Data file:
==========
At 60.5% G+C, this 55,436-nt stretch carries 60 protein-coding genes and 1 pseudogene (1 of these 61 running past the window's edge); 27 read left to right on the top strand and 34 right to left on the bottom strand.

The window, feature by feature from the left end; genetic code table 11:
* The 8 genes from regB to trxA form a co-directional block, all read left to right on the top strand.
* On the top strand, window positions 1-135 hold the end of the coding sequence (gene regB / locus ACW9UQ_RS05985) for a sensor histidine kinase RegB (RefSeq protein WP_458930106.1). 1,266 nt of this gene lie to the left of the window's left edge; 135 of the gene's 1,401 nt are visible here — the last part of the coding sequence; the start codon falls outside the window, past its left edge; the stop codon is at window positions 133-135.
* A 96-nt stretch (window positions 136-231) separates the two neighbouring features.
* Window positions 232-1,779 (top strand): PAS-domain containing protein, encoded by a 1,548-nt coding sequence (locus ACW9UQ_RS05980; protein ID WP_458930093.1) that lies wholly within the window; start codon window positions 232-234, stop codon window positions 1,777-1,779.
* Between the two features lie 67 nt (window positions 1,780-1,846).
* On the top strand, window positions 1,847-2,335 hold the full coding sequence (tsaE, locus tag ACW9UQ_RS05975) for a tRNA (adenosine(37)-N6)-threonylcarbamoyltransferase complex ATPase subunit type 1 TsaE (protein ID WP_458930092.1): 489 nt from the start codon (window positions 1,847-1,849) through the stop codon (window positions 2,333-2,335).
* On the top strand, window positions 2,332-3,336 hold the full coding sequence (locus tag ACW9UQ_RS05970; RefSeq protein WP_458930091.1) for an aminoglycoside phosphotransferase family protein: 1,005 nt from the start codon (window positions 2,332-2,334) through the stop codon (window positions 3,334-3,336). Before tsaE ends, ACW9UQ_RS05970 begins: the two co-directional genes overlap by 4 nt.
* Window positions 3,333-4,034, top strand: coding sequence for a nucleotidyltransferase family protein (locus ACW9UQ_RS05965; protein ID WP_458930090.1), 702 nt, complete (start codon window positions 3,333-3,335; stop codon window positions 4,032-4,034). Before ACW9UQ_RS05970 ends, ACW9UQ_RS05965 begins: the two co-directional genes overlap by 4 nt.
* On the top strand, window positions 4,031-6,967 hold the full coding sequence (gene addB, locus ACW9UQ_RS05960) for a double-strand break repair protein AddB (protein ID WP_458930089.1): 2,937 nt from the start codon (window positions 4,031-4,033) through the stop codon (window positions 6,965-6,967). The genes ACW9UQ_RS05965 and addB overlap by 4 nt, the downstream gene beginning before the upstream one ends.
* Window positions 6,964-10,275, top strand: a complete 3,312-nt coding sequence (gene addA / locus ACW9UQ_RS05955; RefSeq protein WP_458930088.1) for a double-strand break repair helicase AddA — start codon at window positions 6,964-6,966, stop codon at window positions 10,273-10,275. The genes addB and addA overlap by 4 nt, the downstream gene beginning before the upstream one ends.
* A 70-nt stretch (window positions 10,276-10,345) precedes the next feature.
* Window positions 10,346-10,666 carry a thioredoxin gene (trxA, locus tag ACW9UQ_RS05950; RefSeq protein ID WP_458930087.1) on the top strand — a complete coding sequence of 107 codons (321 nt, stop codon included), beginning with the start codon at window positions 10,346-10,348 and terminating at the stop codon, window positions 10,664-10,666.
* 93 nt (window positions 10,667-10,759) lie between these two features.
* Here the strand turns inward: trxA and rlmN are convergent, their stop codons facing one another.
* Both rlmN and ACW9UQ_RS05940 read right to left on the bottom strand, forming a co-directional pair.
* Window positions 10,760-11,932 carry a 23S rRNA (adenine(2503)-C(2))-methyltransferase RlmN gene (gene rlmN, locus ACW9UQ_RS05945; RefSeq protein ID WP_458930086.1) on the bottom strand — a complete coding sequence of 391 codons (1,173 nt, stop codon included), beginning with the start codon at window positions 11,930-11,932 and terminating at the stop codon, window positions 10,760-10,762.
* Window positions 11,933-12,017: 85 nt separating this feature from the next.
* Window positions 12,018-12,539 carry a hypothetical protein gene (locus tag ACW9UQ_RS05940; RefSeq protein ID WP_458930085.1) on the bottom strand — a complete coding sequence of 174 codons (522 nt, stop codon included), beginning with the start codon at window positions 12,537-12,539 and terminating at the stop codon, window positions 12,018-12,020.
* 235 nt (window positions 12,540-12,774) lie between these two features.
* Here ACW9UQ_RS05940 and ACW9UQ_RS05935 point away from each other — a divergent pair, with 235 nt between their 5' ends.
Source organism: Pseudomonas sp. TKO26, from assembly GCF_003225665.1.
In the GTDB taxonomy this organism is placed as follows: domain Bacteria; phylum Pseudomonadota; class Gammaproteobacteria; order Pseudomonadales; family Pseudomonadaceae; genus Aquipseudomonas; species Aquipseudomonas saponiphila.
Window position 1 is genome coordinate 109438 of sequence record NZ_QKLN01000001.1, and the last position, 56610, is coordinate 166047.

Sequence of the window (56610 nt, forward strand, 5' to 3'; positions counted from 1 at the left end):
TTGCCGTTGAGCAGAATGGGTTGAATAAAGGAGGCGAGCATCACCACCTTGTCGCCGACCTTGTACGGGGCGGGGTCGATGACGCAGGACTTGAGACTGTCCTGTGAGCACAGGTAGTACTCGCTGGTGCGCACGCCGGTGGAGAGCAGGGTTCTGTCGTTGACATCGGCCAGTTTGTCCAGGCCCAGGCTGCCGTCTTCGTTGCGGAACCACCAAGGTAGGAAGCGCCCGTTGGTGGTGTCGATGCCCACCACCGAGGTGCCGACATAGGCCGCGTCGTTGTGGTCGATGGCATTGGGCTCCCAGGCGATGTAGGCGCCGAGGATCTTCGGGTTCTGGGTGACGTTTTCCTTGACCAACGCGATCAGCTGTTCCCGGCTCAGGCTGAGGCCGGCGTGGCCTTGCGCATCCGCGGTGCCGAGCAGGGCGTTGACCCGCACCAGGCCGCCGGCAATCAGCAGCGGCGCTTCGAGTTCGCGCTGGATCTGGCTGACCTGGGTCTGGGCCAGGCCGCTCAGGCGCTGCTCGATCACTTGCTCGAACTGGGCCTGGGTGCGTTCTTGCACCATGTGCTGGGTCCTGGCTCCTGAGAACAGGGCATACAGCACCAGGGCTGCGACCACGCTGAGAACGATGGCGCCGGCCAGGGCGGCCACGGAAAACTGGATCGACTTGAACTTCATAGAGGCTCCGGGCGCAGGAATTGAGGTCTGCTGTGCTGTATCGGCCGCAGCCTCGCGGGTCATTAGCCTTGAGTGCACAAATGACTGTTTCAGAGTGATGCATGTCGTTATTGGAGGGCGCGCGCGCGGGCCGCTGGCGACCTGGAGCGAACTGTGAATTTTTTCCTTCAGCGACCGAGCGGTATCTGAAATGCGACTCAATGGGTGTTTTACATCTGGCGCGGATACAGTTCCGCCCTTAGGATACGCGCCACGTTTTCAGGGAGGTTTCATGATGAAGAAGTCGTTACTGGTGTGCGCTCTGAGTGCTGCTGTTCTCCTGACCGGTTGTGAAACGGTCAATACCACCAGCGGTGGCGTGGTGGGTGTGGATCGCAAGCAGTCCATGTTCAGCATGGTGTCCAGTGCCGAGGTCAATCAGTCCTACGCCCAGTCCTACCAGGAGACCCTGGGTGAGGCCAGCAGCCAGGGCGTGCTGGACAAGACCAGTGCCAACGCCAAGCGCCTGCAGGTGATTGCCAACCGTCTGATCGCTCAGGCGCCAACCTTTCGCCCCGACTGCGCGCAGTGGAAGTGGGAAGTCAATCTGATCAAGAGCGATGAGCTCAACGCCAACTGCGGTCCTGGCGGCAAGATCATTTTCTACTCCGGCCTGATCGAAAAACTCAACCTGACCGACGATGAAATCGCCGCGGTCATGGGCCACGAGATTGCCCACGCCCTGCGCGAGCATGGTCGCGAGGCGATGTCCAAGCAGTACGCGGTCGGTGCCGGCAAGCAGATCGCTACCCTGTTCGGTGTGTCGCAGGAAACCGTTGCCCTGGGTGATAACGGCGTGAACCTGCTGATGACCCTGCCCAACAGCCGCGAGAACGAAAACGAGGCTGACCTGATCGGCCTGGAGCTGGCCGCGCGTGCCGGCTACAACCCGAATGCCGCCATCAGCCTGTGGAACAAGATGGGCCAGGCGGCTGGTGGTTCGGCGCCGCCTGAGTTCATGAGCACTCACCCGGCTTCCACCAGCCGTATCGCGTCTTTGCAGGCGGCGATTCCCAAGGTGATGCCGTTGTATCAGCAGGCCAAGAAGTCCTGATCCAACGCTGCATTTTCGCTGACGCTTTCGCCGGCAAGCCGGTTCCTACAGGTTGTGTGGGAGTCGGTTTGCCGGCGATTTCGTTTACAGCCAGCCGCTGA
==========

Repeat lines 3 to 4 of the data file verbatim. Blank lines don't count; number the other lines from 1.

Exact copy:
* The 8 genes from regB to trxA form a co-directional block, all read left to right on the top strand.
* On the top strand, window positions 1-135 hold the end of the coding sequence (gene regB / locus ACW9UQ_RS05985) for a sensor histidine kinase RegB (RefSeq protein WP_458930106.1). 1,266 nt of this gene lie to the left of the window's left edge; 135 of the gene's 1,401 nt are visible here — the last part of the coding sequence; the start codon falls outside the window, past its left edge; the stop codon is at window positions 133-135.